Domino LT’s complex colour mixing system offers a double level of CMY saturation that can obtain 281 trillion colours (patent pending) with a triple corrector for variable colour temperature that allows subtle adjustment from 2700K to 15000K and significant CRI improvement.
Fitted with multiple optical tools for shaping light, Domino LT is equipped with a linear progressive frost system, a lightweight frost filter, and two rotating prisms: one is linear with four facets and the other is circular with five facets.
The framing section enables precise positioning of each shutter blade on a 100% surface area. The effects section includes two superimposed rotating gobo wheels each with seven gobos, a 15-blade iris diaphragm, a monochromatic multi-position effects wheel, and an RGB and CMY effects wheel for unique multicolour effects.
Its full weather-proofing features are no barrier to maintenance as Domino LT’s design still ensures total accessibility to the luminaire’s internal functions.
Domino LT is a unique luminaire Designed to face the most extreme conditions. in stadiums and large arenas, Domino LT will be shown for the first time in public at Prolight+Sound, Frankfurt (26-29 April 2022) on the Ayrton stand in Hall 12 Stand D74-D75. To coincide with the release of Domino LT, Ayrton’s original Domino fixture released in 2018 will be renamed Domino Profile.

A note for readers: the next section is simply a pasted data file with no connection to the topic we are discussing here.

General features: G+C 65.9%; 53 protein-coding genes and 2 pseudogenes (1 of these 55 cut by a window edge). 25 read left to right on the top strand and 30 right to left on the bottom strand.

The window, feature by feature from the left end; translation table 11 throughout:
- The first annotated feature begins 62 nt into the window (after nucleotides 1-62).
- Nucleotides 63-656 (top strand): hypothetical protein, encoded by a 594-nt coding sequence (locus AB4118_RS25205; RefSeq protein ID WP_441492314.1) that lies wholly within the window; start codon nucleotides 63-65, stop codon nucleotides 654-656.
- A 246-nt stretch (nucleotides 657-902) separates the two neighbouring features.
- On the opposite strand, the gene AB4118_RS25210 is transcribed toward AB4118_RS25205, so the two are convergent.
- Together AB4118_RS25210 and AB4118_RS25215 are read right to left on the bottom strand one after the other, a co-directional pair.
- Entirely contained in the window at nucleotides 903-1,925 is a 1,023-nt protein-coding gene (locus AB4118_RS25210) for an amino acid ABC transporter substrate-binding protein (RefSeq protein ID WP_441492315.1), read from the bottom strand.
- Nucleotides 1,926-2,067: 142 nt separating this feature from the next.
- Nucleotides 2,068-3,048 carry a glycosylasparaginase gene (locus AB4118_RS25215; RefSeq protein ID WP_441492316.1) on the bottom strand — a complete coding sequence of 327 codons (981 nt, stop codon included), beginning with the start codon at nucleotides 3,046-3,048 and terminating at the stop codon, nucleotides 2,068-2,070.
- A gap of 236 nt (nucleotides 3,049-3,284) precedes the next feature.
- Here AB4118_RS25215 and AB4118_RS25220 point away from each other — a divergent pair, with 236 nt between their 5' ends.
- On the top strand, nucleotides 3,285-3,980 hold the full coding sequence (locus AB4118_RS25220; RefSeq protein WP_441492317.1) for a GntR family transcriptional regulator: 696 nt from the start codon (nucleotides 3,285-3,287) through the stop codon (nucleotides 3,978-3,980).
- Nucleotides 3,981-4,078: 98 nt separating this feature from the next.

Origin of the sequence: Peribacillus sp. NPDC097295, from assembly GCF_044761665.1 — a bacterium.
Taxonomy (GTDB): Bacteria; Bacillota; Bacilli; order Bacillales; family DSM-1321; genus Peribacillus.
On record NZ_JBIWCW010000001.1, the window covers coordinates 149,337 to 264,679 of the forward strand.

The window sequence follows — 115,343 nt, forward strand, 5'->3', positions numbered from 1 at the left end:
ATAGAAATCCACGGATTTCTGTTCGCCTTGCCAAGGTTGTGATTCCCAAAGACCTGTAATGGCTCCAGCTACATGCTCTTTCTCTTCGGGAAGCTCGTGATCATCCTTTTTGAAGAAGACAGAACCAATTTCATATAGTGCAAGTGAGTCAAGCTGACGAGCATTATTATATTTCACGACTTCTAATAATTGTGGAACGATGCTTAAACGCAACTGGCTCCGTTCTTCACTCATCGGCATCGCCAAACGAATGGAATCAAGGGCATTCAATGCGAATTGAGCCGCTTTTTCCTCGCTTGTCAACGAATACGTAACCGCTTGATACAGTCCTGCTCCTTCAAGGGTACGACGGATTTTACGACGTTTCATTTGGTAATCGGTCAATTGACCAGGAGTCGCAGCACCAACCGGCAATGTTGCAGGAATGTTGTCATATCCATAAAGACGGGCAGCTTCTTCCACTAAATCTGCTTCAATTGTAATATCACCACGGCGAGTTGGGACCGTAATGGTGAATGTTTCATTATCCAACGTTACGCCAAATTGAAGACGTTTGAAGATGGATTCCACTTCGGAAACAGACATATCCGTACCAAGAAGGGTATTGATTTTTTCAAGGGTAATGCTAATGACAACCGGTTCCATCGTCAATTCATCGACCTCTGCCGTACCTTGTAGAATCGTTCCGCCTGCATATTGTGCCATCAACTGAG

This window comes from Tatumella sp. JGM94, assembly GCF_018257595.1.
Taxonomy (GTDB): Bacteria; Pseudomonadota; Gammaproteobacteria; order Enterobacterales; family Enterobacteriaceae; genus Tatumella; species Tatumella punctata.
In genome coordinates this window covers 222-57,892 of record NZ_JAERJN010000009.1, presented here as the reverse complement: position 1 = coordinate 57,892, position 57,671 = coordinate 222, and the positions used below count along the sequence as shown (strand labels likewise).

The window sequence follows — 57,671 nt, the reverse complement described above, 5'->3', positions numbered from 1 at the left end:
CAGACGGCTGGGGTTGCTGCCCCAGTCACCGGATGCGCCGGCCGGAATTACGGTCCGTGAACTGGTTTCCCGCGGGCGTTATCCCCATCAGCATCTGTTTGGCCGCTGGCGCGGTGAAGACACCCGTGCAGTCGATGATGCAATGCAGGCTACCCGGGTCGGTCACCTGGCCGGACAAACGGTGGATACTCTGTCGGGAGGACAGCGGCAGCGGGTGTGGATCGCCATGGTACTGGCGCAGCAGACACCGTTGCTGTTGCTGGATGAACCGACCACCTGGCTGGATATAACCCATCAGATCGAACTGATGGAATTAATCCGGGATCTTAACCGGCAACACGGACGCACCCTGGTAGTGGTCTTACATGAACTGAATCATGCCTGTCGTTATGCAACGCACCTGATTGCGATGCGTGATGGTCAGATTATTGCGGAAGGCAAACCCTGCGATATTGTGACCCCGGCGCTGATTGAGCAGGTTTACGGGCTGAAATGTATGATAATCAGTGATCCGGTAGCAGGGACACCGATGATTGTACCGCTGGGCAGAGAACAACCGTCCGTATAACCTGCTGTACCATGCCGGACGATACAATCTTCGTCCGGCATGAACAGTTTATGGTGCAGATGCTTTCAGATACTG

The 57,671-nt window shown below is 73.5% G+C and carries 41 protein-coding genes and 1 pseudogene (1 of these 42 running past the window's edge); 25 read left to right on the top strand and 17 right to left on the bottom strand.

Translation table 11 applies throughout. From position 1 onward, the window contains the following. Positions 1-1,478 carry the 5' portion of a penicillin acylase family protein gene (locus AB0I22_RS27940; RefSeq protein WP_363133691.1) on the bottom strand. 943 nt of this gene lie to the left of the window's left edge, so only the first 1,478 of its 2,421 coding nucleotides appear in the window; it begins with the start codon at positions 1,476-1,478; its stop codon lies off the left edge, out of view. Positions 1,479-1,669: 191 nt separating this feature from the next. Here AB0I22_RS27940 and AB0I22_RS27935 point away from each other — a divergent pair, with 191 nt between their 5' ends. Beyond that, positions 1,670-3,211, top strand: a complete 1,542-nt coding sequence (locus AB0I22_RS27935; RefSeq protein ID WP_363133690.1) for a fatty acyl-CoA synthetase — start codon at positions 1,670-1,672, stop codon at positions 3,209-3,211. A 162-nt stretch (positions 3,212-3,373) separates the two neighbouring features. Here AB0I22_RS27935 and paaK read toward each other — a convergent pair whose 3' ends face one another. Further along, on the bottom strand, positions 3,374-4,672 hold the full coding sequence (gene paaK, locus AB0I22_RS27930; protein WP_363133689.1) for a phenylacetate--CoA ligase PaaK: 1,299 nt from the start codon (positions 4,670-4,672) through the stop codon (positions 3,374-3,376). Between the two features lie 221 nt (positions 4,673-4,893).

Full specifications can be found on the Ayrton website www.ayrton.eu
Anaheim-based BCT Entertainment, a leading AV production company with a full inventory of lighting, video, pro audio, lasers and staging available for rental or sale, has invested in a large complement of Ayrton Diablo fixtures from ACT Entertainment, Inc., Ayrton’s exclusive distributor in North America.
“We have expanded our lighting inventory with the purchase of our first Ayrton fixtures,” says BCT’s owner, Brian Longhofer. “We had a gap in small-format fixtures with framing capabilities, and the Diablos checked all the boxes.”
ACT Entertainment introduced Longhofer to the Diablo fixtures, which he later saw at LDI. “We considered other fixtures, but ultimately decided on the Diablos because of Ayrton’s name recognition, the fixture’s feature set, and its high quality compared to its price.”